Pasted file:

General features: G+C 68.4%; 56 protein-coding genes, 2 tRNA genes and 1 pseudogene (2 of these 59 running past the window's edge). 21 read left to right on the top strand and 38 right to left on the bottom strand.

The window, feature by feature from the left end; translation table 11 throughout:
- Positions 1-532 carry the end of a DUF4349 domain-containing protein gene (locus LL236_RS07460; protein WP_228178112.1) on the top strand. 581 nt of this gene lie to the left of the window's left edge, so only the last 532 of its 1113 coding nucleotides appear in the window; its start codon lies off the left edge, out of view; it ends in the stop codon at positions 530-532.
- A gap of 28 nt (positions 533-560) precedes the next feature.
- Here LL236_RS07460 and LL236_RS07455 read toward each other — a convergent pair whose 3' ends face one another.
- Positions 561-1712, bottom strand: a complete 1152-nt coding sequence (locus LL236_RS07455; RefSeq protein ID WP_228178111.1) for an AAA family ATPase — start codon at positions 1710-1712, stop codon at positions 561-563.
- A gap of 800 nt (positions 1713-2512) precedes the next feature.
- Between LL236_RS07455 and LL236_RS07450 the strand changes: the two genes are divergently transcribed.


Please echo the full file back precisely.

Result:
General features: G+C 68.4%; 56 protein-coding genes, 2 tRNA genes and 1 pseudogene (2 of these 59 running past the window's edge). 21 read left to right on the top strand and 38 right to left on the bottom strand.

The window, feature by feature from the left end; translation table 11 throughout:
- Positions 1-532 carry the end of a DUF4349 domain-containing protein gene (locus LL236_RS07460; protein WP_228178112.1) on the top strand. 581 nt of this gene lie to the left of the window's left edge, so only the last 532 of its 1113 coding nucleotides appear in the window; its start codon lies off the left edge, out of view; it ends in the stop codon at positions 530-532.
- A gap of 28 nt (positions 533-560) precedes the next feature.
- Here LL236_RS07460 and LL236_RS07455 read toward each other — a convergent pair whose 3' ends face one another.
- Positions 561-1712, bottom strand: a complete 1152-nt coding sequence (locus LL236_RS07455; RefSeq protein ID WP_228178111.1) for an AAA family ATPase — start codon at positions 1710-1712, stop codon at positions 561-563.
- A gap of 800 nt (positions 1713-2512) precedes the next feature.
- Between LL236_RS07455 and LL236_RS07450 the strand changes: the two genes are divergently transcribed.